Is “Figaro” the perfect opera?

Johannes Mannov (Count Almaviva), Leena Chopra (Barbarina), and the chorus.

Johannes Mannov (Count Almaviva), Leena Chopra (Barbarina), and the chorus. Rozarii Lynch Photo.

In his informative essay, Speight Jenkins calls “The Marriage of Figaro” “the perfect opera…The opera has, in six of its eight arias, as famous solo pieces as exist as well as many brilliant ensembles. Its story is involving but can be understood, and the music unfailingly illuminates and expands the text.” While the perfection of Mozart’s design for “Figaro” can be debated, the second cast line up assembled for the Seattle Opera’s current performance of “The Marriage of Figaro” is up to the task of breathing life into this “perfect opera.”

“Figaro’s” story is complicated, but employs many standard comedic gags that point the listener in the right directions – disguises, ageism, infidelity, mistaken identity, and of course cross dressing. Cherubino, the Count’s teenage page, is played by a mezzo-soprano dressed up as an adolescent boy. Even by today’s comedic standards, I couldn’t help but giggle a little when Sarah Castle first comes on stage playing Cherubino and sings “Non so piu cosa son”

Basically, Figaro and Susanna are set to get married when Susanna reveals the Count has eyes for her. Marcellina wants to force Figaro to marry her. The Countess laments that the Count has lost interest in her. And everyone wants to trick everyone else, and as Artur Woodley sings wonderfully as Dr. Bartolo in “La Vendetta,” wants revenge. Four acts later and the opera resolves itself with Figaro realizing Susanna is madly in love with him and the Count seeking forgiveness from the Countess who caught him red handed trying to seduce Susanna – a faux one at that.

Overall, the second cast in Sunday’s performance of “Figaro” is strong. For me, high points include a sympathetically sung Countess by Jessica Jones and a Elizabeth Caballero as a lithe Susanna. In fact, I can’t imagine the performance would have been as successful without the effort of these two sopranos. They were well matched and when they weren’t on stage I was eagerly anticipating their return. Joyce Castle was a witty Marcellina who early on plots against Figaro only to find out she is his mother. Matched with Marcellina is Artur Woodley’s hefty but funny portrayal as Dr. Bartolo. As Barbarina, Leena Chopra’s moment comes much too late in the performance. Chopra plaintively sings “L’ho perduta” at the start of Act Four. Hopefully, Jenkins will bring Chopra back in the future.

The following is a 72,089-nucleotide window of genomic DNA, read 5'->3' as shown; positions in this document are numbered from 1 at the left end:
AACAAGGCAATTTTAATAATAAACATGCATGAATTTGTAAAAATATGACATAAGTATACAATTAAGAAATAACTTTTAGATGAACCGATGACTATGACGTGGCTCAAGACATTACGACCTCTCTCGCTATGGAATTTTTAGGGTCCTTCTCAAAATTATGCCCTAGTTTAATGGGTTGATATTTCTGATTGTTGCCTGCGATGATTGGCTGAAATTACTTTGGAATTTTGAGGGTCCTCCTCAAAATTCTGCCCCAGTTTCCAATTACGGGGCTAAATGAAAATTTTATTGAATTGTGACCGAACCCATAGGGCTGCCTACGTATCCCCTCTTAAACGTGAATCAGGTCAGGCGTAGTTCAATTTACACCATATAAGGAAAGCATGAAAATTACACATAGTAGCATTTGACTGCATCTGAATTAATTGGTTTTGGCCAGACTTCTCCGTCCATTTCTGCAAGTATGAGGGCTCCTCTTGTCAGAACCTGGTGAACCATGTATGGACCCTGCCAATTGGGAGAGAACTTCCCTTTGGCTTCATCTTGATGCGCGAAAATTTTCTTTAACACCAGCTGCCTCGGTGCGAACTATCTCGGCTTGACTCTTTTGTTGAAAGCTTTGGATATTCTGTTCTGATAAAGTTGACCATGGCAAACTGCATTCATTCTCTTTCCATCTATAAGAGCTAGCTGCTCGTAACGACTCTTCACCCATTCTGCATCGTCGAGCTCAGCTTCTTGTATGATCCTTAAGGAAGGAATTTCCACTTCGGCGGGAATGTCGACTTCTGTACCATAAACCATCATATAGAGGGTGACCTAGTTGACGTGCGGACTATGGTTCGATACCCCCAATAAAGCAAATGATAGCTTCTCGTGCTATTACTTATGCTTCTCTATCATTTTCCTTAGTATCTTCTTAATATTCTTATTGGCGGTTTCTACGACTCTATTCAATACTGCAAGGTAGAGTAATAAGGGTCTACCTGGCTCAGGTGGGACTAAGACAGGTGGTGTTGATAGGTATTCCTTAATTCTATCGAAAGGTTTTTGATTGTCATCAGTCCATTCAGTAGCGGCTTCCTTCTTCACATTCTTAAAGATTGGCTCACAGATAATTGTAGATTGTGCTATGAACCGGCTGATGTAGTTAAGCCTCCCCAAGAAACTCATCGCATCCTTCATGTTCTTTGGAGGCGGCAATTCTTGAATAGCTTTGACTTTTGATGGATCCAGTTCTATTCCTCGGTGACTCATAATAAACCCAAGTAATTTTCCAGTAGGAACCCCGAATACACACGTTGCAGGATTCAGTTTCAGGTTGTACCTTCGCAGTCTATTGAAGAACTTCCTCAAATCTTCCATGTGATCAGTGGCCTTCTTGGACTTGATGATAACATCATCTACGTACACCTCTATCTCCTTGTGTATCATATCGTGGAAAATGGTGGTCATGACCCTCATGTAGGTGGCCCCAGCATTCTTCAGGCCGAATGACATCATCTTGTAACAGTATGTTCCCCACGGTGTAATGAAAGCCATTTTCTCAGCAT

Unfortunately, Nicolas Cavallier’s portrayal as Figaro and Johannes Mannov’s rendition of Count Almaviva didn’t grab me in the same way as their female counterparts did. These two baritones sang well, but both seemed one dimensional. Figaro and the Count are complex, scheming characters, who are chauvinistic but can also be vulnerable when it comes to the women they love. In Sunday’s performance, we only got to see the chauvinistic. Another low point for me was the staging. The decorative panels were small compared to the McCaw Hall stage. The current run of the opera uses an older production rather than the newer one that had been planned but was scrapped because of the recession.

Gags and difficult plot aside, Mozart is a master of the complex. Focus too much attention on the ridiculous and you will miss Mozart’s expert way with ensembles and multiple voices. In “Figaro” there isn’t one role, one scene, or even one aria the opera depends on. “Figaro” depends on a cohesive unit of capable singers. Anyone in attendance Sunday afternoon would have heard a balanced cast of singers that could be at the top of the bill in their own right.

“The Marriage of Figaro” runs until May 16, 2009.

More on “Figaro” here .

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